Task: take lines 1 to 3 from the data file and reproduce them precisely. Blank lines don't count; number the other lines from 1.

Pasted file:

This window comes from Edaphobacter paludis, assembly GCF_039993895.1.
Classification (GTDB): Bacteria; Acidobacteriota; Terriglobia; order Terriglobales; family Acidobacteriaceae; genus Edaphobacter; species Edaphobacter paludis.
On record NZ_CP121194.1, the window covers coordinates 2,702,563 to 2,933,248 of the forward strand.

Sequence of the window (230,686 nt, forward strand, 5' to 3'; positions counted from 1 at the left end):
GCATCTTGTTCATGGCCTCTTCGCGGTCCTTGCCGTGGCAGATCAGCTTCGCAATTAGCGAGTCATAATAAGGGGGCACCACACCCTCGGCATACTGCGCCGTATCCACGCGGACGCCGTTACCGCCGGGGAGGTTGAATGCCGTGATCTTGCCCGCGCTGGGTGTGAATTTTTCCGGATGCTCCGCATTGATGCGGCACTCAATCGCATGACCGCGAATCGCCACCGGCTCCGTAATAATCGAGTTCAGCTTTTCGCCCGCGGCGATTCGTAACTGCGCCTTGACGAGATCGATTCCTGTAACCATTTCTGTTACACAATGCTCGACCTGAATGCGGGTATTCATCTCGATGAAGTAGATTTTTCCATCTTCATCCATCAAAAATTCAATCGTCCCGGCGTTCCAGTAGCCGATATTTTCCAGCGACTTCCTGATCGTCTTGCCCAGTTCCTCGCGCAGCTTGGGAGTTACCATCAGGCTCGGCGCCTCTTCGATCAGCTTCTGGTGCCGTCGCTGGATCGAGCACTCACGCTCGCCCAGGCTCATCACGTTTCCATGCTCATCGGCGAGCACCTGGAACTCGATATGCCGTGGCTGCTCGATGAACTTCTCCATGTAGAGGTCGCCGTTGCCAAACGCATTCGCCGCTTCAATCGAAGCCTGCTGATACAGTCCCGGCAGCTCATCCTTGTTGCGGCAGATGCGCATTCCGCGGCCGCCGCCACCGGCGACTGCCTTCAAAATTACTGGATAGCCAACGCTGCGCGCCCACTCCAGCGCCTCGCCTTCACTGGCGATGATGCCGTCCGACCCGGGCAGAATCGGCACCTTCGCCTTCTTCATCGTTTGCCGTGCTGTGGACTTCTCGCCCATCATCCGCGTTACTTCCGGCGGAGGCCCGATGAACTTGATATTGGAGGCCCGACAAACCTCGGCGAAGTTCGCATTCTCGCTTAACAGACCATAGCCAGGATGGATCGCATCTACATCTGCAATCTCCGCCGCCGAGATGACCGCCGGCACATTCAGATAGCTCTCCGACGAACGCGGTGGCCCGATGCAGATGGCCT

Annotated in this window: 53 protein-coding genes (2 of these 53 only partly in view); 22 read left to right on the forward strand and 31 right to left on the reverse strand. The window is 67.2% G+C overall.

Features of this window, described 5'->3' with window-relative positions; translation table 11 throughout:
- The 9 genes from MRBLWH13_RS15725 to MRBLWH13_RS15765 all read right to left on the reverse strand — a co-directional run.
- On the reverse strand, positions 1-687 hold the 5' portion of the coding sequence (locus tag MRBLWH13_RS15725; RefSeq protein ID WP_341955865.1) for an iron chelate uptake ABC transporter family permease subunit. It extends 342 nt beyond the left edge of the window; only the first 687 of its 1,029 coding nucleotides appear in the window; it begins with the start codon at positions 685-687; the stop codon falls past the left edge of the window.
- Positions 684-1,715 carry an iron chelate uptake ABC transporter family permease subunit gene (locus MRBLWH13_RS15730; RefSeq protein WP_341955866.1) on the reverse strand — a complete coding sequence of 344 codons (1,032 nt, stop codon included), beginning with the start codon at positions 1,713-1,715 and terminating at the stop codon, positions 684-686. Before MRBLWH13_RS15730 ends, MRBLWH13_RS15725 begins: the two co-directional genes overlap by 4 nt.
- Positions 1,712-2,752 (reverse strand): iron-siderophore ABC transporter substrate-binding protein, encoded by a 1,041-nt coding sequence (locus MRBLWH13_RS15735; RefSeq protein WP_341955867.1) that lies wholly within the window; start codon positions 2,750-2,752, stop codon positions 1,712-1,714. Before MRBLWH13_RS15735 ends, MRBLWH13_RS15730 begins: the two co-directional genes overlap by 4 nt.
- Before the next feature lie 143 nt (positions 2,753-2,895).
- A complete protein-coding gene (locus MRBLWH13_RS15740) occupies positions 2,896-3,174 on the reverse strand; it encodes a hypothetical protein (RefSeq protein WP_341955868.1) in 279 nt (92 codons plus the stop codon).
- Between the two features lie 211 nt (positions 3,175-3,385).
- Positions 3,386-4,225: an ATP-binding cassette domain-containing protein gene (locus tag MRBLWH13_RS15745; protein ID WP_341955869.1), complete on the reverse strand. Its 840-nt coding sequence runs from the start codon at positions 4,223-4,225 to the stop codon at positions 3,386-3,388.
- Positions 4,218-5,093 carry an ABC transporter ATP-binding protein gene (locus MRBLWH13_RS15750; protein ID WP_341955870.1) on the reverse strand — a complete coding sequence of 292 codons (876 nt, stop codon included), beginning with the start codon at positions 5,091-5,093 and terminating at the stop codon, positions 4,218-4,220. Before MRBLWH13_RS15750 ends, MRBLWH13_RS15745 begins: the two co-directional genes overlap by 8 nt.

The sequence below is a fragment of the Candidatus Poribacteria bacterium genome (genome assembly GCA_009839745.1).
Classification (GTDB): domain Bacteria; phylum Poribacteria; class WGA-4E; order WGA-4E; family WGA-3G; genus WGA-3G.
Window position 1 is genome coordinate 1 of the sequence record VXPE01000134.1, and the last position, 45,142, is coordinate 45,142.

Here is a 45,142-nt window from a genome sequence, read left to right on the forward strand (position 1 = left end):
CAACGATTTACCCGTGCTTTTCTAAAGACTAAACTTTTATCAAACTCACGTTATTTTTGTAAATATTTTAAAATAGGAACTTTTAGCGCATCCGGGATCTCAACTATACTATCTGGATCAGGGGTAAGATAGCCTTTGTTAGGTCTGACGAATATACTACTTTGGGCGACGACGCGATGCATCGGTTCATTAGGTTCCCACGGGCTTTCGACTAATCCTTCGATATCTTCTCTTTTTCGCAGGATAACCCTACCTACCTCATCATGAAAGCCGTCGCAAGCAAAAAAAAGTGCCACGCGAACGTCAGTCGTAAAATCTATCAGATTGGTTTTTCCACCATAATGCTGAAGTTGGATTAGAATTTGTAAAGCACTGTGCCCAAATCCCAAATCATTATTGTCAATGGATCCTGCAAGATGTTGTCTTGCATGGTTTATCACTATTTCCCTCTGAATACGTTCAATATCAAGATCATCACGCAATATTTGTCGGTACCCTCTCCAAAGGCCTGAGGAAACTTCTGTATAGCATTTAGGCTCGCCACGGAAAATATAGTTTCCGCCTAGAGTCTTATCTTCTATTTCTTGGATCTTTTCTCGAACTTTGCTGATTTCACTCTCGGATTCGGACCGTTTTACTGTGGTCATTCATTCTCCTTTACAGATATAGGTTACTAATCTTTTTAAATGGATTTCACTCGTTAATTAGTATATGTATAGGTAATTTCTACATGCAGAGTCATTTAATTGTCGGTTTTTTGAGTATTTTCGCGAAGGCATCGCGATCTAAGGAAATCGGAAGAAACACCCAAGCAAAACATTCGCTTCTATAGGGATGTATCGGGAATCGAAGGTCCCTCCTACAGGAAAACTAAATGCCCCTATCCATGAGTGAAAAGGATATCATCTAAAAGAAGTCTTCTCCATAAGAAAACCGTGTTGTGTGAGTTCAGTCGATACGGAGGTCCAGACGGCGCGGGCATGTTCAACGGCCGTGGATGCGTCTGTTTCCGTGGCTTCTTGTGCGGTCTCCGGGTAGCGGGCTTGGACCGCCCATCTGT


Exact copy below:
This window comes from Edaphobacter paludis, assembly GCF_039993895.1.
Classification (GTDB): Bacteria; Acidobacteriota; Terriglobia; order Terriglobales; family Acidobacteriaceae; genus Edaphobacter; species Edaphobacter paludis.
On record NZ_CP121194.1, the window covers coordinates 2,702,563 to 2,933,248 of the forward strand.